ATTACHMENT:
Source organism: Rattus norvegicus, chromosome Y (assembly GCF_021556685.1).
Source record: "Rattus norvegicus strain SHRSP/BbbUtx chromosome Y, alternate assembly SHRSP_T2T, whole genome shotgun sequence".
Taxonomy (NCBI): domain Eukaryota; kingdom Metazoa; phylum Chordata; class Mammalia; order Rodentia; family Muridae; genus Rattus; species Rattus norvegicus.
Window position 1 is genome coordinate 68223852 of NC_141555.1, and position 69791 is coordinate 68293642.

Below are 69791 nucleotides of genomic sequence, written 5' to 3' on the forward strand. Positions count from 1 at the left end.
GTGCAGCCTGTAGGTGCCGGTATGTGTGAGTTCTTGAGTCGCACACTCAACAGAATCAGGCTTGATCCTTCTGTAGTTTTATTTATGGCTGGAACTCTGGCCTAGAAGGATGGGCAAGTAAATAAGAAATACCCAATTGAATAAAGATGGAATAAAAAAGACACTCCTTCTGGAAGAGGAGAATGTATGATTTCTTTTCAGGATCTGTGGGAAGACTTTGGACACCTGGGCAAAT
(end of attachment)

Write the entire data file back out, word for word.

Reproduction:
Source organism: Rattus norvegicus, chromosome Y (assembly GCF_021556685.1).
Source record: "Rattus norvegicus strain SHRSP/BbbUtx chromosome Y, alternate assembly SHRSP_T2T, whole genome shotgun sequence".
Taxonomy (NCBI): domain Eukaryota; kingdom Metazoa; phylum Chordata; class Mammalia; order Rodentia; family Muridae; genus Rattus; species Rattus norvegicus.
Window position 1 is genome coordinate 68223852 of NC_141555.1, and position 69791 is coordinate 68293642.

Below are 69791 nucleotides of genomic sequence, written 5' to 3' on the forward strand. Positions count from 1 at the left end.
GTGCAGCCTGTAGGTGCCGGTATGTGTGAGTTCTTGAGTCGCACACTCAACAGAATCAGGCTTGATCCTTCTGTAGTTTTATTTATGGCTGGAACTCTGGCCTAGAAGGATGGGCAAGTAAATAAGAAATACCCAATTGAATAAAGATGGAATAAAAAAGACACTCCTTCTGGAAGAGGAGAATGTATGATTTCTTTTCAGGATCTGTGGGAAGACTTTGGACACCTGGGCAAAT